Patent application title: SUNROOF PANEL WITH SOLAR CHARGING SYSTEM FOR A MOTOR VEHICLE
Pradeep Ramdeo (Bronx, NY, US)
Pradeep Ramdeo (Bronx, NY, US)
IPC8 Class: AB60J7043FI
Class name: Tops roof structure roof panel movable to uncover passenger area (e.g., sun roof or moon roof)
Publication date: 2013-03-28
Patent application number: 20130076078
A sunroof panel is provided with a solar charging system for a motor
vehicle which includes a solar panel sunroof installed in an opening in a
roof of the motor vehicle to convert solar energy from the sun into
electrical energy and send the electrical energy to a battery in the
motor vehicle. The system has 12-24 VDC and charge level indicator. The
electronic equipment within the motor vehicle is electrically connected
to the battery to receive supplemental power in order to be utilized by a
driver of the motor vehicle.
1. A sunroof panel with a solar charging system for a motor vehicle which
comprises: a) a solar panel sunroof installed in an opening in a roof of
the motor vehicle to convert solar energy from the sun into electrical
energy and send the electrical energy to a battery in the motor vehicle;
b) a frame; c a transparent glass plate mounted in the frame; and d) a
plurality of photovoltaic solar cells positioned in series on the
transparent glass plate, and e) electronic equipment within the motor
vehicle electrically connected to the battery to receive supplemental
power in order to be utilized by a driver of the motor vehicle.
2. The system as recited in claim 1, wherein the solar panel sunroof further comprises a 12VDC-24VDC converter/regulator.
3. The system as recited in claim 1, wherein the solar panel sunroof further comprises a charge level indicator.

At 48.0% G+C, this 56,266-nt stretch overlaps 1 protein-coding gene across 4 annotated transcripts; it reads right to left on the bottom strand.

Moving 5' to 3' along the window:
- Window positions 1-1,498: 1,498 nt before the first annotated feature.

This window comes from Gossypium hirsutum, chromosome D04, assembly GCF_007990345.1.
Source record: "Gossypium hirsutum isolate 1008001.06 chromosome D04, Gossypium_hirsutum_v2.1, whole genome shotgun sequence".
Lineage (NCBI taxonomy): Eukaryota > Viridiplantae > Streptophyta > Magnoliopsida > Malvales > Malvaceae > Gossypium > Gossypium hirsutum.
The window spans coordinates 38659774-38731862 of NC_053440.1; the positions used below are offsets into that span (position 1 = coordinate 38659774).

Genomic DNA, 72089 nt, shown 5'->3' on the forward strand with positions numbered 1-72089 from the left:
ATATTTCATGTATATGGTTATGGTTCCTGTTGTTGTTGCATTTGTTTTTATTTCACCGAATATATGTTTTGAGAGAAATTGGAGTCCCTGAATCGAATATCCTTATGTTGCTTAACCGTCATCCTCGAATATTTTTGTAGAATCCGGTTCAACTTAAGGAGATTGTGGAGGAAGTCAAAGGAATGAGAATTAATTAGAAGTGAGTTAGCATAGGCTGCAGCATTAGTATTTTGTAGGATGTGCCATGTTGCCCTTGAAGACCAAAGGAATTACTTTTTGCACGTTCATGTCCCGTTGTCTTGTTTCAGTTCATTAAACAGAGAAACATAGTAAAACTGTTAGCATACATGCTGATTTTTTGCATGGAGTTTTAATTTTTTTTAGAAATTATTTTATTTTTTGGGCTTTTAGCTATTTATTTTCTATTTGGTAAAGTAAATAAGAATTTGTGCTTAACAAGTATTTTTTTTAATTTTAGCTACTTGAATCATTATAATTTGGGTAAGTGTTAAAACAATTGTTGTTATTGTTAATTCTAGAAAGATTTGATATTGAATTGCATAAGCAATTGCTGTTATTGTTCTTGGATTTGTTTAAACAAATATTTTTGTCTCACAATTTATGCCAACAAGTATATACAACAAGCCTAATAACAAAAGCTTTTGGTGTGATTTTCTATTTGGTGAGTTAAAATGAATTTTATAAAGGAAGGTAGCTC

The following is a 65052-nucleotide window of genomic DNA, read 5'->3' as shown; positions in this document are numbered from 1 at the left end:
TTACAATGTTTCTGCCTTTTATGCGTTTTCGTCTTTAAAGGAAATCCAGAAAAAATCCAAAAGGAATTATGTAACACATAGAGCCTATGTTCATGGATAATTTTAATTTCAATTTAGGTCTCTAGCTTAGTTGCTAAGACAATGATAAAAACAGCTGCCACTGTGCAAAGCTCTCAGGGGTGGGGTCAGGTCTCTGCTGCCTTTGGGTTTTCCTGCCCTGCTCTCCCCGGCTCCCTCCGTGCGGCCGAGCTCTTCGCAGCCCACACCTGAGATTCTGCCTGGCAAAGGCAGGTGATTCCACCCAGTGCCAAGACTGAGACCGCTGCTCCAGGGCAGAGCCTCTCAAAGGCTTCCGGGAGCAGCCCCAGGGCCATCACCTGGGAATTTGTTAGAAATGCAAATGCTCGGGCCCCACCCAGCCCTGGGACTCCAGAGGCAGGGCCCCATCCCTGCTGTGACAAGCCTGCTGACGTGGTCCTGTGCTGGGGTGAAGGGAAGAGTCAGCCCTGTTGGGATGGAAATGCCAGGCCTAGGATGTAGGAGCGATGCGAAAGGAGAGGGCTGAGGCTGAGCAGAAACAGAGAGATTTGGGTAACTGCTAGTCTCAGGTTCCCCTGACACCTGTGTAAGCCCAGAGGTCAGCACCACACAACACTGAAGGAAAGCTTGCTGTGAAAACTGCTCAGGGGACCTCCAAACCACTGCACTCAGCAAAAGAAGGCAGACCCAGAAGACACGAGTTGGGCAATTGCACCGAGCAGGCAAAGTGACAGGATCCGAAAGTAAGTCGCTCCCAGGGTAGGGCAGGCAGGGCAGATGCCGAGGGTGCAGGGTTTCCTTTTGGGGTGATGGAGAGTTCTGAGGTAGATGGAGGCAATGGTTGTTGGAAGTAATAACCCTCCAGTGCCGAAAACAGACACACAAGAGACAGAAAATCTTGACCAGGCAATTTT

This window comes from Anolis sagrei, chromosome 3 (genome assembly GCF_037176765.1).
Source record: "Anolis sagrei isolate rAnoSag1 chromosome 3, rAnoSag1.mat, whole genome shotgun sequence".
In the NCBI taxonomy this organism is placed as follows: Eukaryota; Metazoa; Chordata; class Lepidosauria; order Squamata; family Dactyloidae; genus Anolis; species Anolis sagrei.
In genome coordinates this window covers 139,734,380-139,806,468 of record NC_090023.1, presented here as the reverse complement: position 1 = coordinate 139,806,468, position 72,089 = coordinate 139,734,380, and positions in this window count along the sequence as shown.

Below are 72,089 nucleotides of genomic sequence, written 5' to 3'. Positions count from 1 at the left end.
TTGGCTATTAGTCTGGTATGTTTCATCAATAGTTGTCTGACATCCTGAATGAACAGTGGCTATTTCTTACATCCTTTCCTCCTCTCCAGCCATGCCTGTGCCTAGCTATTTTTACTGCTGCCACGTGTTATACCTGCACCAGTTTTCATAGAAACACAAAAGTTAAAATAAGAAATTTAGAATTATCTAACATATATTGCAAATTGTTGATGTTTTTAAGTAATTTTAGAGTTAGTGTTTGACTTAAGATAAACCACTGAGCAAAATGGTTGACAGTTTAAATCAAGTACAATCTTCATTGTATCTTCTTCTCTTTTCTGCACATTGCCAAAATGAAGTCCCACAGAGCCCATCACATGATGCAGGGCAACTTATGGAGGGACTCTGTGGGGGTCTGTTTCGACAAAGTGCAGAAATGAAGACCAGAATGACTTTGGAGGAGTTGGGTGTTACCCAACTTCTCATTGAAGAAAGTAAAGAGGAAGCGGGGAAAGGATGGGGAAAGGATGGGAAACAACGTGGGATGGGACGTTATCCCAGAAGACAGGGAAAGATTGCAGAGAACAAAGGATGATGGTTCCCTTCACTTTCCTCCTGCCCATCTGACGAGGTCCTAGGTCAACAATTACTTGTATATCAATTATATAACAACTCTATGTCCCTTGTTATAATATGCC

4. The system as recited in claim 1, wherein the electronic equipment consists of a cell phone charger.
5. The system as recited in claim 1, wherein the electronic equipment consists of a navigation device.
6. The system as recited in claim 1, wherein the electronic equipment consists of an audio/video player.
CROSS-REFERENCE TO RELATED APPLICATION
 This application claims the benefit of Provisional Patent Application No. 61/538,858, filed on Sep. 24, 2011, in the United States Patent & Trademark Office, the disclosure of which is incorporated herein by reference.
BACKGROUND OF THE INVENTION
 1. Field of the Invention
 The present invention relates to a solar collection device, and more particularly, a solar charging system for a motor vehicle.
 Many drivers choose to drive an electric or hybrid motor vehicle in order to reduce emissions of carbon dioxide. However, the current electric motor vehicle must be frequently recharged at a charging station. Drivers often forget to charge the battery, which can lead to a loss of power while on the road. Many drivers would find it convenient if they could charge the electric motor vehicle while driving or while parked outside. Using the sun as an energy source would be an ideal electricity charging alternative.
 The solar charging system consists of a vehicle sunroof that utilizes a pre-installed solar panel to generate power. The present invention can assist in producing energy in order to power electric/hybrid motor vehicles. It can also be used in conjunction with gas-powered motor vehicles to provide supplemental power in order to operate an audio/video player, a laptop computer, a portable vacuum cleaner, a cell phone charger, a navigation device and other electronic equipment. Using the solar charging system to produce additional energy eliminates the need to constantly plug in the electric motor vehicle for recharging. The present invention provides convenience and practicality to all drivers.
 2. Description of the Prior Art
 Numerous innovations for vehicle solar panels have been provided in the prior art that will be described. Even though these innovations may be suitable for the specific individual purposes to which they address, however, they differ from the present invention.